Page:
Sotomayor navigates Senate corridors on her way to confirmation hearing
Democrats push for July; GOP senators say they need more time to examine her record.
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“I think she deserves to be challenged. I think she needs to prove to me and others, not just me, but anybody out there who’s looking for an independent judge that, if they found themselves in litigation with a Latina woman...that she would give you a fair shake,” he said, after his June 3 “get-to-know-you” session with Sotomayor.Skip to next paragraph
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What personal contact can do is to put a face on nominees before the bright lights of a public hearing.
“We have so much in common. We both went to the same kind of schools with nuns, we both had very strong mothers, we’re both Nancy Drew fans, and we were both on debating teams,” said Sen. Barbara Mikulski (D) of Maryland.
“She’s a bicycle rider. I’m a bicycle rider. We talked a little bit about our favorite routes,” said Sen. Charles Schumer (D) of New York. “She’s a very human person of great legal mind. And I think that’s the right person to be on the Supreme Court.”
Sometimes, the face-to-face encounters can also put legal controversies in a broader, less partisan context.
“There’s a fairly long tradition of those courtesy calls,” says Carl Tobias, a law professor at the University of Richmond in Virginia, who attended Sotomayor’s speech in which she made the "wise Latina woman" comment. “There is a value both in terms of educating the senators and making them more comfortable in a personal and professional way with the nominee.”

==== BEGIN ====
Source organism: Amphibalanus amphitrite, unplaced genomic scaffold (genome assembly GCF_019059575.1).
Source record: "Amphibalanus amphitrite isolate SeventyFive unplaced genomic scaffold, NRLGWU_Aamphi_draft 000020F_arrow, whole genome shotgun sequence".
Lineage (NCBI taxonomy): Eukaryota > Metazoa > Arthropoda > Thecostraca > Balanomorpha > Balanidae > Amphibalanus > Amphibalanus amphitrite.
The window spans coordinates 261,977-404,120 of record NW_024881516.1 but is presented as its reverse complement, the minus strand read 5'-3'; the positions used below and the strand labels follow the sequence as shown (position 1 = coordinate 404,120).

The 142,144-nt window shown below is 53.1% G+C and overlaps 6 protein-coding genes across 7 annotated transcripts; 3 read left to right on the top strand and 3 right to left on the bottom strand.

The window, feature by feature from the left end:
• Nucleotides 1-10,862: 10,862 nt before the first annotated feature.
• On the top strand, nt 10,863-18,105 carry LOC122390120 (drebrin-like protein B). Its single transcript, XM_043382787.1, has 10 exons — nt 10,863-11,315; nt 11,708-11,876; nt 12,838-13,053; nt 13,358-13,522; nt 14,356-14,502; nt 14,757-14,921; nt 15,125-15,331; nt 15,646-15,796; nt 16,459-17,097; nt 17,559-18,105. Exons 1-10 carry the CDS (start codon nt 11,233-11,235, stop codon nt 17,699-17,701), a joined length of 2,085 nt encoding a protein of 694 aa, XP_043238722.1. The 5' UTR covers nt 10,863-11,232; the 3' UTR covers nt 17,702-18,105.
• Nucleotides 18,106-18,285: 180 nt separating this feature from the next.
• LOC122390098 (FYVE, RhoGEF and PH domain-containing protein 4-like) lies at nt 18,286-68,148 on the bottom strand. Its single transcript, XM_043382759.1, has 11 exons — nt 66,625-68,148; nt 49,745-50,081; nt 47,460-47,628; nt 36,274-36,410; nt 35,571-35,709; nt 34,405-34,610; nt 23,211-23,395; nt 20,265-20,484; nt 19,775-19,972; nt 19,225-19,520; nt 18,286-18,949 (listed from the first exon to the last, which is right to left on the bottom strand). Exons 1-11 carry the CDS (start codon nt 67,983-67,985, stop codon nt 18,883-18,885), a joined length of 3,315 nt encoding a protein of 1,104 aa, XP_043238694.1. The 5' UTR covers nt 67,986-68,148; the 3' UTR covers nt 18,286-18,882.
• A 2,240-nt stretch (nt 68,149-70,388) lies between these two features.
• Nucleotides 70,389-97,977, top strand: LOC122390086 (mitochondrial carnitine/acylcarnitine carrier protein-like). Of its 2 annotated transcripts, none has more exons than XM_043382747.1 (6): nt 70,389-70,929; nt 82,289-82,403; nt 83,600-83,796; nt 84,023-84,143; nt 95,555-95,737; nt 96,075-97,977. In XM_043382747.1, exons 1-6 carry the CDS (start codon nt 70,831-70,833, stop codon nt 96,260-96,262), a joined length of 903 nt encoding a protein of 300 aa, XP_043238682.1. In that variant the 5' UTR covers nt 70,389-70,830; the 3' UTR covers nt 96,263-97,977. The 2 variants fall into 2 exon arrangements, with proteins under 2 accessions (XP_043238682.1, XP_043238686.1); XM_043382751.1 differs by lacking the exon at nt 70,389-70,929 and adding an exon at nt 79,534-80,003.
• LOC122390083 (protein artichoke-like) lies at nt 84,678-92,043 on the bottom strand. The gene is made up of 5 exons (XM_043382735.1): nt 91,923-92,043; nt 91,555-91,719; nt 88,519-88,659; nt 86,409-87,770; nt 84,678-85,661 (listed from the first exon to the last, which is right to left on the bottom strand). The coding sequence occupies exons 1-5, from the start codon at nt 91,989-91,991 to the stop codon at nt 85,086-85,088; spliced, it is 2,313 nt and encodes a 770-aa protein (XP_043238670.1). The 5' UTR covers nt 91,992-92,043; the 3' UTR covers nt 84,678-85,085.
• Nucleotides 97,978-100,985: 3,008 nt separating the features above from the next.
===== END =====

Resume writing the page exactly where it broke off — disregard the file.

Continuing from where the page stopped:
The speech, “Raising the Bar: Latino and Latina Presence in the Judiciary and the Struggle for Representation” was not controversial at the time and in context -- a law school conference in Berkeley, Calif., on the need to increase Latino representation on the federal bench.
“Other people on various panels said more radical things,” says Professor Tobias. “I don’t think anybody at the time thought that her speech was radical in any serious way.”
In between Senate visits on Thursday, Sotomayor returned a 171-page questionnaire for judicial nominees to the Senate Judiciary Committee offices -- a near record turnaround for a Supreme Court nominee, according to committee staff. But the date for her confirmation hearing is still in dispute.
Democrats want to set hearings before the August recess. Republicans say they need more time to vet her 17-year record of judicial decisions, speeches and comments.
Specter is the former ranking Republican on the Judiciary committee. His party switch in April gives Democrats a 12-7 edge on the committee that votes Sotomayor’s nomination to the Senate floor. But, he says, “I’m going to reserve judgment until we follow the constitutional process."